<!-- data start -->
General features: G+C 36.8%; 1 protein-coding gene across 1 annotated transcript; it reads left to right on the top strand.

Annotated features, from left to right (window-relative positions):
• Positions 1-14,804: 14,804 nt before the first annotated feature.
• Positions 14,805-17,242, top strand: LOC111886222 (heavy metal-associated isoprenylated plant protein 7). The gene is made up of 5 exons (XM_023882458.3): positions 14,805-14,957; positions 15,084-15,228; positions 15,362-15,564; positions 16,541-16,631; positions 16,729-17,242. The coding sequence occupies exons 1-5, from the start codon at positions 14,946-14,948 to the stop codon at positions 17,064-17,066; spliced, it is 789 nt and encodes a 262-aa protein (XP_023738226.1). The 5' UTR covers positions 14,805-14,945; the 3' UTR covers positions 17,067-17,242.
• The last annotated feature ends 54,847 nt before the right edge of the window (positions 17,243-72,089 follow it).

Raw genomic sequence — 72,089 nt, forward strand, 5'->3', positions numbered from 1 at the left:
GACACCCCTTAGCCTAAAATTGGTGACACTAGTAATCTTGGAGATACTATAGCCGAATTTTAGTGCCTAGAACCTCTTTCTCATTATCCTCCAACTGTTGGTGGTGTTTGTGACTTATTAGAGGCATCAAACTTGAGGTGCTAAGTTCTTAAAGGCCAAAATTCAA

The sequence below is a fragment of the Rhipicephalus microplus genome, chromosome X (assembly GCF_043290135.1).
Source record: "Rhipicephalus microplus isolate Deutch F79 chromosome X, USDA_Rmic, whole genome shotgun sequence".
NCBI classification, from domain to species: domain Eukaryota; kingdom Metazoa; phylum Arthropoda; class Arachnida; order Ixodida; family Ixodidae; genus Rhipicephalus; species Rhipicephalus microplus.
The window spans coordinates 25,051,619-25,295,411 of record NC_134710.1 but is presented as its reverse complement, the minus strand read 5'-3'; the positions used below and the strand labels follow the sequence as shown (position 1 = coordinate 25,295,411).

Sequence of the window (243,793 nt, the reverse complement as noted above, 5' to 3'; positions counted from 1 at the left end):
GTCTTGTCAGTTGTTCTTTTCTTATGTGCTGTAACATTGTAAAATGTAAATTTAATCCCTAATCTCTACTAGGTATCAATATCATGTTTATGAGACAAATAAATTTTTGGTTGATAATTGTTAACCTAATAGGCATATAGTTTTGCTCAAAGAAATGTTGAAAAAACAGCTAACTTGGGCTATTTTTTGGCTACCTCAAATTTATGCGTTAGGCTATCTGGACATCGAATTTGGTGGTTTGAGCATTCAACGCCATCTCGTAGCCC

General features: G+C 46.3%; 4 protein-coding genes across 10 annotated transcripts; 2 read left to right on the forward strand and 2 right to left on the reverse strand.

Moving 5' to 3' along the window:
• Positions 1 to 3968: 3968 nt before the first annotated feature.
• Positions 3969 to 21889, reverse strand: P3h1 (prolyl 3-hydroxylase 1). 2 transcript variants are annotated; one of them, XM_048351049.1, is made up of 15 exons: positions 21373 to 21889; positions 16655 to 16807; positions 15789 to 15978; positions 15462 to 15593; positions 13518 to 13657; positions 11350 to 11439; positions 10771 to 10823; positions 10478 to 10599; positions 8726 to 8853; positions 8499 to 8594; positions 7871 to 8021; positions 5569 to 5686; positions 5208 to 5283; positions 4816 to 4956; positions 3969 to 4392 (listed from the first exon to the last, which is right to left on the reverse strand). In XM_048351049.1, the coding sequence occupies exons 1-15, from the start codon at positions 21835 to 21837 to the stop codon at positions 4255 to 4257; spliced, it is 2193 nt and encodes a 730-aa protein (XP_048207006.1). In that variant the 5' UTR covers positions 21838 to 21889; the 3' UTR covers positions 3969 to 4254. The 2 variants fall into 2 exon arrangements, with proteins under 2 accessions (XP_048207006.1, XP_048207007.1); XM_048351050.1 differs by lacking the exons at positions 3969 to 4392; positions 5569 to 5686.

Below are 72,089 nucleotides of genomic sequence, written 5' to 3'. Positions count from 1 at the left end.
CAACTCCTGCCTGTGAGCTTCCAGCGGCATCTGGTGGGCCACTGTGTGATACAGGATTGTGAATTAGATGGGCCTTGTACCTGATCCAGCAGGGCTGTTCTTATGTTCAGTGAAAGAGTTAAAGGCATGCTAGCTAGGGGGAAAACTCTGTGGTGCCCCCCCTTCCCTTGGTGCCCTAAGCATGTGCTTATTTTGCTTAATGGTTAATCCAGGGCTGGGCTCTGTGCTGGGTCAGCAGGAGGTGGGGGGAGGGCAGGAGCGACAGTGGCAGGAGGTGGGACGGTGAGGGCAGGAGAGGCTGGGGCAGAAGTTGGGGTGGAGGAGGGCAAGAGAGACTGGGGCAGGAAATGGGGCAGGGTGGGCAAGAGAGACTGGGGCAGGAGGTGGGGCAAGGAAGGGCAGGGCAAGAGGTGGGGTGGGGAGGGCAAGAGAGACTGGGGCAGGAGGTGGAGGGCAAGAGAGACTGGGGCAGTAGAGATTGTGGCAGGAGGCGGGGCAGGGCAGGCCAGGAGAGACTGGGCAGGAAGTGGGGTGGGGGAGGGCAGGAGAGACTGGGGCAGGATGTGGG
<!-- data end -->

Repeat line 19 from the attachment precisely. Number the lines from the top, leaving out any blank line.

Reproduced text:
CAACTCCTGCCTGTGAGCTTCCAGCGGCATCTGGTGGGCCACTGTGTGATACAGGATTGTGAATTAGATGGGCCTTGTACCTGATCCAGCAGGGCTGTTCTTATGTTCAGTGAAAGAGTTAAAGGCATGCTAGCTAGGGGGAAAACTCTGTGGTGCCCCCCCTTCCCTTGGTGCCCTAAGCATGTGCTTATTTTGCTTAATGGTTAATCCAGGGCTGGGCTCTGTGCTGGGTCAGCAGGAGGTGGGGGGAGGGCAGGAGCGACAGTGGCAGGAGGTGGGACGGTGAGGGCAGGAGAGGCTGGGGCAGAAGTTGGGGTGGAGGAGGGCAAGAGAGACTGGGGCAGGAAATGGGGCAGGGTGGGCAAGAGAGACTGGGGCAGGAGGTGGGGCAAGGAAGGGCAGGGCAAGAGGTGGGGTGGGGAGGGCAAGAGAGACTGGGGCAGGAGGTGGAGGGCAAGAGAGACTGGGGCAGTAGAGATTGTGGCAGGAGGCGGGGCAGGGCAGGCCAGGAGAGACTGGGCAGGAAGTGGGGTGGGGGAGGGCAGGAGAGACTGGGGCAGGATGTGGG